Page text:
Sunday, July 14, 2024

NC trend: Yacht work inspires Wilmington’s cheese wizards

Preparing food on yachts led Molly and Brendan Curnyn to set sail with their grilled cheese dreams.

Combine creamy havarti cheese, braised buffalo chicken, house-made buttermilk ranch, pickled carrot and celery slaw, and you have the Buffalo Baby served at Wilmington’s CheeseSmith restaurant. It’s a sandwich that Fanny Slater, co-host of Food Network’s The Best Thing I Ever Ate, called an “out-of-body experience.”

For CheeseSmith owners Molly and Brendan Curnyn, their quest for success in the food business didn’t start on land.

CheeseSmith’s trademark is adding pizzazz to grilled cheese.

“I started working in yachting in 2013,” Molly says. “A cousin of mine is a captain. I went down to Fort Lauderdale, [Fla.,] and helped on a 150-foot boat going from there to St. Thomas, [U.S. Virgin Islands]. I felt like I had hit the lottery. One year later, I worked on a 106-foot boat going to St. John, St. Martin, Tortola, Bermuda, most of the Bahamas and Antigua.”

Alongside her now-husband, Brendan, the two held various positions on privately owned yachts, including stewardess and deckhand. Molly got her first taste of the food industry after a disappointing meal; the yacht owners were so upset they sent the chef packing in the middle of the night.

They turned to Molly and asked, “Can you cook?” She replied, “I guess.”

For Molly, cooking was an interest turned passion. She taught herself how to cook by watching The Best Thing I Ever Ate in her cabin whenever she had free time.

When CheeseSmith food truck opened in 2018, a cult-like following emerged immediately, with lots of demand from hungry customers. Luckily, the two had familiarized themselves with sourcing alternative power and problem-solving on the fly and had a strong work ethic from grueling, nonstop labor while at sea. Brendan worked the grill, while Molly developed recipes and operated the cash register.

“Boat power and food truck power are the same thing; generators are the same thing,” Molly says. “It’s all about thinking on your feet and solving problems. One boat I was a chef on, we pulled into a marina and had no power. I still had to make dinner — there [were] eight guests paying. I made a no-bake pie and scallop carpaccio. It was all madness.”

Coming ashore

While working on the high seas has its perks, after three years of yachting, Molly and Brendan were ready to move on.

“The drawbacks are missing holidays with family, spending time in places that don’t even have cell service to stay in touch with friends and family,” Molly says. “We were ready to return to a more normal life.”

The couple picked Wilmington because of its mild climate, happening beer scene and proximity to the beach. Though they had left their on-deck jobs behind, they concluded that even a food truck should be a hospitality experience.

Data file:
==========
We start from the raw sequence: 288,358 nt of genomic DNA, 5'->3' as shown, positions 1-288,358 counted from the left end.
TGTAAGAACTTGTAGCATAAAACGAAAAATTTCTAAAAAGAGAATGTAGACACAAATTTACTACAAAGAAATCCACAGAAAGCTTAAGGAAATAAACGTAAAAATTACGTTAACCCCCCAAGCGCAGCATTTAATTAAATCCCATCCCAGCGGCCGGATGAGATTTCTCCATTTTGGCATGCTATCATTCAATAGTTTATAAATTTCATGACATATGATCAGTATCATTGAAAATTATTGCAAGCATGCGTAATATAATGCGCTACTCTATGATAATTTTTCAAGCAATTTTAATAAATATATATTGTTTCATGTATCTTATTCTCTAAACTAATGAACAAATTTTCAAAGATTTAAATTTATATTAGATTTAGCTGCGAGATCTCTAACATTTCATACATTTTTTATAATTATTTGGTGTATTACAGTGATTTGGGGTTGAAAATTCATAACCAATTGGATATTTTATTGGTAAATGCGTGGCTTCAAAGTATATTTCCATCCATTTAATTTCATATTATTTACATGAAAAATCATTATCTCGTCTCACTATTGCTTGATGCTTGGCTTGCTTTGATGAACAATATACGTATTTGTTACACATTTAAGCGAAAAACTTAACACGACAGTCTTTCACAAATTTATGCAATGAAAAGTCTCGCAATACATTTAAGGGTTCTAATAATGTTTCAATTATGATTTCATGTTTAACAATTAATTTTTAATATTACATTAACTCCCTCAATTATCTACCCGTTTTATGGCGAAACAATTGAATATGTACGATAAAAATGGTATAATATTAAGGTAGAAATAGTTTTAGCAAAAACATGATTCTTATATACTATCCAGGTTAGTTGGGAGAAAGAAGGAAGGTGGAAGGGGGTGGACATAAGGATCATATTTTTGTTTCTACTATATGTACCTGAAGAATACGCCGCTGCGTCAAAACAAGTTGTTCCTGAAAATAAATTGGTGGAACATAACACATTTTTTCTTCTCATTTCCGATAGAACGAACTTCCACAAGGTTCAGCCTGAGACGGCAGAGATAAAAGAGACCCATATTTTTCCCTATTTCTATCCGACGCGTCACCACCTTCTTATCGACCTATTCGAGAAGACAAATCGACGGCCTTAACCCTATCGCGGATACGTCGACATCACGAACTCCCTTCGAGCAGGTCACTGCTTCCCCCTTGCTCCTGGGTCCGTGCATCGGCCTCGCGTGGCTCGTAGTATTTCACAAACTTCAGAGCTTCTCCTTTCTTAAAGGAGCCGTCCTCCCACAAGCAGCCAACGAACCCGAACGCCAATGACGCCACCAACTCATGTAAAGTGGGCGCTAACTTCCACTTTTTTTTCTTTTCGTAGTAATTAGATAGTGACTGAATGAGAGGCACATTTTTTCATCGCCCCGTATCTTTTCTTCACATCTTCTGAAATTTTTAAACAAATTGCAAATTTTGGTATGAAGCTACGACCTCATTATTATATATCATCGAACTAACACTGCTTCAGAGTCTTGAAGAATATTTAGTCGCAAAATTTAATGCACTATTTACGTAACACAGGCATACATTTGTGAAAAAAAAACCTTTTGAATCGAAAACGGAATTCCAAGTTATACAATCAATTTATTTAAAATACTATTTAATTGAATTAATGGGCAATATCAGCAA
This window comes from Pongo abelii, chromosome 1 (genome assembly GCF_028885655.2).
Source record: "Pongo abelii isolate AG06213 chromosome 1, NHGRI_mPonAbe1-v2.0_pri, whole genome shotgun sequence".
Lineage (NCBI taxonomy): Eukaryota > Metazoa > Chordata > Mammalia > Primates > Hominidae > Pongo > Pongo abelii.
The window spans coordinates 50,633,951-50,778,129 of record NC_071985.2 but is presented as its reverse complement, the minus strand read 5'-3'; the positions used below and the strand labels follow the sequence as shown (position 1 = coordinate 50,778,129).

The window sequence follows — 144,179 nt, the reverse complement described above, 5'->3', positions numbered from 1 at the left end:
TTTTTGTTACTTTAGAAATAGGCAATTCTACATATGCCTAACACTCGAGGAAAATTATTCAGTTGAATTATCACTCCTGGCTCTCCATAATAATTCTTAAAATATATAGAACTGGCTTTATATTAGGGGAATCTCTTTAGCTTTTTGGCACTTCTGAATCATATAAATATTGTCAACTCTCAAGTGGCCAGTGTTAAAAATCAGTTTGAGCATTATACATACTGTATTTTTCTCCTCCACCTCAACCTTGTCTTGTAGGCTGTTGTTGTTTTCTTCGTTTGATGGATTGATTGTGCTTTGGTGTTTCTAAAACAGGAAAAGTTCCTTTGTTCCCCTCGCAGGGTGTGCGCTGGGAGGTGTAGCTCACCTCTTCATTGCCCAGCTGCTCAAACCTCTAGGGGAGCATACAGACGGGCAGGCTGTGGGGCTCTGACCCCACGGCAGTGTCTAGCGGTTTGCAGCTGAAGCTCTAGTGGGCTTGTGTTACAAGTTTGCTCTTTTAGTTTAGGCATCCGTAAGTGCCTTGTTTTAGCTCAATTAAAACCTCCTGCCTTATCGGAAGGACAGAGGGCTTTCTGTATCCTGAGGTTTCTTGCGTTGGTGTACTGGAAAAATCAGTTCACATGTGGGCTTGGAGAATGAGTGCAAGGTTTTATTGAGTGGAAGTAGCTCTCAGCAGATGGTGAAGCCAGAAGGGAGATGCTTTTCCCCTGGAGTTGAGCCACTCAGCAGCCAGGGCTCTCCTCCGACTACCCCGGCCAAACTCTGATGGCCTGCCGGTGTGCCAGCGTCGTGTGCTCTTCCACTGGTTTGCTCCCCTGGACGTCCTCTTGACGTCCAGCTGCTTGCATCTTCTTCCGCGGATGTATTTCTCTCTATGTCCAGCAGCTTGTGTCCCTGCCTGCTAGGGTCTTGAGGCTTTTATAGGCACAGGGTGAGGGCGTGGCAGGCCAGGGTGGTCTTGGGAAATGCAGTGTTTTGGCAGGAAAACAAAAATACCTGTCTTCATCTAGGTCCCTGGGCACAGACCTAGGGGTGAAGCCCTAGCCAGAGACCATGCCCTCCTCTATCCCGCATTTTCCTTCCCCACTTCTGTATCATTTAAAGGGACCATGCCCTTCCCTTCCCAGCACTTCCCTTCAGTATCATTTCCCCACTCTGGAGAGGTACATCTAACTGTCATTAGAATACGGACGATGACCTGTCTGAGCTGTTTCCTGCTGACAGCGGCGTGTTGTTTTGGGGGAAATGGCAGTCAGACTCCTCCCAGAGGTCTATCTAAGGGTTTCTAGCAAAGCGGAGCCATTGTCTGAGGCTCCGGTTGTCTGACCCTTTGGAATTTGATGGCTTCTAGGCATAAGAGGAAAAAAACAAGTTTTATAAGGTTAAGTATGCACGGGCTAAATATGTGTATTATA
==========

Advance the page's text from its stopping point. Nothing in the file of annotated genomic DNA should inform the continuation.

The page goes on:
“We try to connect to every customer in some way,” Brendan says. “That’s a little thing that makes a big difference; that’s why you’ll come back.”

Inspired by a love for traditional grilled cheese with tomato soup, the aptly named OG became their flagship sandwich. It ironically spawned from Molly’s disdain for the low-quality tomatoes found outside her home state of New Jersey. Boiling down, concentrating and adding spices gave the balance of earthy and sweet to the jam.

The devil was in the details, including sourdough that mimicked white bread and even their Smith Sauce served with black truffle fries. Weekly specials like the Brie-topped Honey Pot paired with a personal approach to marketing piqued consumer demand. Wherever CheeseSmith went, a crowd followed.

“Bobby Flay said, ‘If you don’t want to eat it again, why is it on your menu?’” Molly says. “So many places here have these huge menus with mediocre food. It’s lunch, it’s fine, but I don’t care if I eat it again. In the food industry, you have to want it again.”

CheeseSmith built a following for three years as a food truck then opened a restaurant in Wilmington’s Cargo District in July.

The show Molly watched daily in her boat cabin to learn how to cook later signified her food truck’s success when CheeseSmith was featured on The Best Thing I Ever Ate.

“I was nominating dishes for an episode called ‘On Wheels,’ and I knew that literally the best thing I had ever eaten from a food truck was the Buffalo Baby sandwich. It was a no-brainer,” Slater says. “A lot of people have the passion to open a food truck, but they nailed the execution and were so deserving of that spotlight.”

After building a mobile following, the Curnyns opened a 50-seat brick-and-mortar location with indoor and outdoor dining in Wilmington’s Cargo District in July. The couple hopes to add cold sandwiches and a brunch menu. CheeseSmith has quickly become popular, which is a good thing because the Curnyns sold their food truck.

“One of the best parts about food is that it often brings us back to childhood memories,” Slater says. “Taking a comfort food or something familiar and putting a twist on it will never get old. Who doesn’t love grilled cheese?” ■

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